Post Road Magazine #16


by Kim Goldberg

I was born in 1969—Year of the Rooster, of Woodstock, of electric Kool-Aid, of Country Joe booming There’s three hundred thousand of you fuckers out there, I don’t know how you ever expect to stop the war if you can’t sing any better than that!, of Captain America getting shotgunned off his hog at the end of Easy Rider,pile of sunnysideup fragments left to sizzle on the skillet of some hate-filled southern highway – or rice paddy (no, those movies came later, we were still living it then), I was born on the day I quit high school, on my fifteenth birthday, crashed out the vacuous double-doored vagina of Marshfield Senior High in Coos Bay, Oregon, take your stinkin’ hall pass and shove it you dork-face fascists, the fucked-up world needs me today not after graduation, I’m my own teacher now, if I meet the Buddha on the road I’ll be killing that self-righteous little prick (but I just ended up shooting a bunch of drugs and swiping various TVs and a car or two, which somehow seemed revolutionary at the time, but it worked out okay because it gives me something to write about in my twilight years).

I was born in 1954—Year of the Horse, of America’s top court ordering desegregation, of an eight-pound space rock beaning an Alabama lady listening to her radio (the country ain’t safe for no one these days!), of an eight-pound baby shooting into the sacred heart (or an edifice so named) of the corporeal world between a shapely pair of legs (or more likely was yanked in since I was born breech, but it worked out okay, I mean I don’t have any visible impairments or anything).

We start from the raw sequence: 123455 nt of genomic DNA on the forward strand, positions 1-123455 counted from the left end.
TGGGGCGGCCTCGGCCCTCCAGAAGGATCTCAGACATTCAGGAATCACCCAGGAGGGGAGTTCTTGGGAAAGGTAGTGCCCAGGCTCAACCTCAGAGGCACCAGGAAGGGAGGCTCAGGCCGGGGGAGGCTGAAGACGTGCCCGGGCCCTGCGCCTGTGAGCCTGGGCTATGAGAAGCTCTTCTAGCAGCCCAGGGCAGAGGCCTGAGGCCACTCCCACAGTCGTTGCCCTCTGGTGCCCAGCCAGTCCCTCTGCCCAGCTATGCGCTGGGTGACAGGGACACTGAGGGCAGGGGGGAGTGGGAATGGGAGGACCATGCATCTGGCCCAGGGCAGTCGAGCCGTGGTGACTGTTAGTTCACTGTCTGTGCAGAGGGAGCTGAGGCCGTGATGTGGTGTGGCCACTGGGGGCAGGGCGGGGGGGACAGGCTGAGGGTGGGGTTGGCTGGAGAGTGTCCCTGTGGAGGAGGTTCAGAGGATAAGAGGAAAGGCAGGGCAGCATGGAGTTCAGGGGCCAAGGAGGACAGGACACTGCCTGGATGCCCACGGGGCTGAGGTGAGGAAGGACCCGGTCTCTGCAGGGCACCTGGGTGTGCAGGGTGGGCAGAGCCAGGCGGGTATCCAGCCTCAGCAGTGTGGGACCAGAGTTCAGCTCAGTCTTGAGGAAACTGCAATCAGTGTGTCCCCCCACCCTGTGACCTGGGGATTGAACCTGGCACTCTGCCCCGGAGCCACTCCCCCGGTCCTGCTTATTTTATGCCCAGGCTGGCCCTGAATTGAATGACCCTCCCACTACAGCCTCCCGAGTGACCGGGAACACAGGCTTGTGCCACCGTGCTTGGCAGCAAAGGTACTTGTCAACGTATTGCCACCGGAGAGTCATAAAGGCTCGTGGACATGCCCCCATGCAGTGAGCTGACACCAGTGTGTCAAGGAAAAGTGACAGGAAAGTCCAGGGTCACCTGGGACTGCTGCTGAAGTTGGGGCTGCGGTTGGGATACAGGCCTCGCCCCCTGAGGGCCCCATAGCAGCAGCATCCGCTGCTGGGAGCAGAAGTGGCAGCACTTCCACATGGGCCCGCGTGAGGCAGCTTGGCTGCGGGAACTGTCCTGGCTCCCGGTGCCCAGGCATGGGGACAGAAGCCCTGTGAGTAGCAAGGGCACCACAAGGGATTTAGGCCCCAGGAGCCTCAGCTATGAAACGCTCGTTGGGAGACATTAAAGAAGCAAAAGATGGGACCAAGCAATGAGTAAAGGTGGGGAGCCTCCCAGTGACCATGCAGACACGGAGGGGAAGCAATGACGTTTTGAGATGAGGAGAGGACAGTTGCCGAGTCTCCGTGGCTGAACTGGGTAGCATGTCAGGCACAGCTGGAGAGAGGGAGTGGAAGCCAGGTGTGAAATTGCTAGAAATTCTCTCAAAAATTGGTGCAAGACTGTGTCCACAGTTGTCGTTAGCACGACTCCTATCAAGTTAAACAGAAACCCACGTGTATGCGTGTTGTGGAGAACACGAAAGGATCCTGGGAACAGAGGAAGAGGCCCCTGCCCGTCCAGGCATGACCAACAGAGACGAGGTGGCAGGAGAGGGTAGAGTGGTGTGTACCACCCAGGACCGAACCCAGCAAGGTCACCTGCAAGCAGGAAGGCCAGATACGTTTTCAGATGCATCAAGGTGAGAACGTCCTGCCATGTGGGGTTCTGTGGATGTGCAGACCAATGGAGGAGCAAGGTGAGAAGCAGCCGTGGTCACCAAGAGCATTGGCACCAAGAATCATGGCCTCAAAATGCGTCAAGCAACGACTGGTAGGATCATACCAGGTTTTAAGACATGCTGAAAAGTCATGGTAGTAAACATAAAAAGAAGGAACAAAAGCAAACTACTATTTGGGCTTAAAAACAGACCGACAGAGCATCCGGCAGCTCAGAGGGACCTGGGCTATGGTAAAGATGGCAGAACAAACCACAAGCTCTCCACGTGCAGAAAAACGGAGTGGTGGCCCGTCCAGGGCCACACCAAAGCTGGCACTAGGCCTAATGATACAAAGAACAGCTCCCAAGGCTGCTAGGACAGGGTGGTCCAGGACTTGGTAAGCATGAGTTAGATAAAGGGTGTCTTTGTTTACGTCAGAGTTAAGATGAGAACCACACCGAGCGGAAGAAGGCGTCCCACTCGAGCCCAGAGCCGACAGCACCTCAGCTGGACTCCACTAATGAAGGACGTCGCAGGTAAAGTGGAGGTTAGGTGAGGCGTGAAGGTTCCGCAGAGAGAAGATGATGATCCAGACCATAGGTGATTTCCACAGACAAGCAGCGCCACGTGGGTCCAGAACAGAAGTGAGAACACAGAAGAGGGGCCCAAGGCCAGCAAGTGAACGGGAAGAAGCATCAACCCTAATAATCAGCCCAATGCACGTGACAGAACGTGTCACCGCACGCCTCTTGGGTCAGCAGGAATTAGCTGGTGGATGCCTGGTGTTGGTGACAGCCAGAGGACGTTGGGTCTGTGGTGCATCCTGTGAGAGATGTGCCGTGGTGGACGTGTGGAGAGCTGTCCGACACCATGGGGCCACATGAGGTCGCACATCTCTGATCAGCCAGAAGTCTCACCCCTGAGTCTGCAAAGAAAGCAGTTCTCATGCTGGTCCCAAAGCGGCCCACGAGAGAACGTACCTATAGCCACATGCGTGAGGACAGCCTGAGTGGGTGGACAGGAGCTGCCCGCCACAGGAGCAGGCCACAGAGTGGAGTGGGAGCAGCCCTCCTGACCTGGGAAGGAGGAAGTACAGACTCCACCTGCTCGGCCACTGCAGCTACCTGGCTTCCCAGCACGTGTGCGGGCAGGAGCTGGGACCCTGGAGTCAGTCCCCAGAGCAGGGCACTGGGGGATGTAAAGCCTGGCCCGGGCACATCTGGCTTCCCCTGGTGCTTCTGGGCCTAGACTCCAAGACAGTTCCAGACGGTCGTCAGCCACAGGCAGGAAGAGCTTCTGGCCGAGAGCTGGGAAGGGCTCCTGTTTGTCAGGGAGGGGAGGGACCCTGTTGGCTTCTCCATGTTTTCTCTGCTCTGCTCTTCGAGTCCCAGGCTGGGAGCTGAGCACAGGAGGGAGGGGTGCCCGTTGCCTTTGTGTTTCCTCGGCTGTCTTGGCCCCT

I was born in 1970—Year of the Dog, of Apollo 13 (which was a dud), of Lunokhod 1 (which wasn’t), of blood-spattered Korea fronting for Vietnam in Altman’s M*A*S*H (because we were still living the other one), year of lights-out at 9:00 in Villa Saint Rose, some nun-run Guantánamo for wards of the state, the year I hauled my bell-bottomed paisley ass over the twelve-foot wall one night, shredding a forearm on razor wire, beating feet to I-5, getting off at Eugene, getting lost in the lotusland of deadheads and yogurt and acres of bean sprouts, scoring fake ID to keep me off the radar till I turned eighteen (which worked out okay, although the name Smith wasn’t very creative for a future writer, so that’s when I decided it’s best to figure out your aliases before you spark up).

I was born in 1954—but earlier than the other one so it was still Year of the Snake, of the navy’s first nuclear sub, of atomic tests on BikiniBABOOMAtoll, of the puke-sweet stench of electrocuted flesh still clinging to the air like a spring thunderstorm washing the nation clean of those commiejewspies the Rosenbergs, I was born to the shapely vowel sounds of a leggy young woman speaking Middle English from four centuries ago, a young bride full of hope and cultural programming and Dr. Spock, reading all seven books of Edmund Spenser’s Faerie Queene to the unborn first child inside her, tuning unformed ears, weaving harmonic resonances into spongy fetal tissues, smooth as a parabola, rhythmic as amniotic tides, perchance to yield a poet (and that seemed to work out okay too, although there are those who say the prose poem is not really poetry).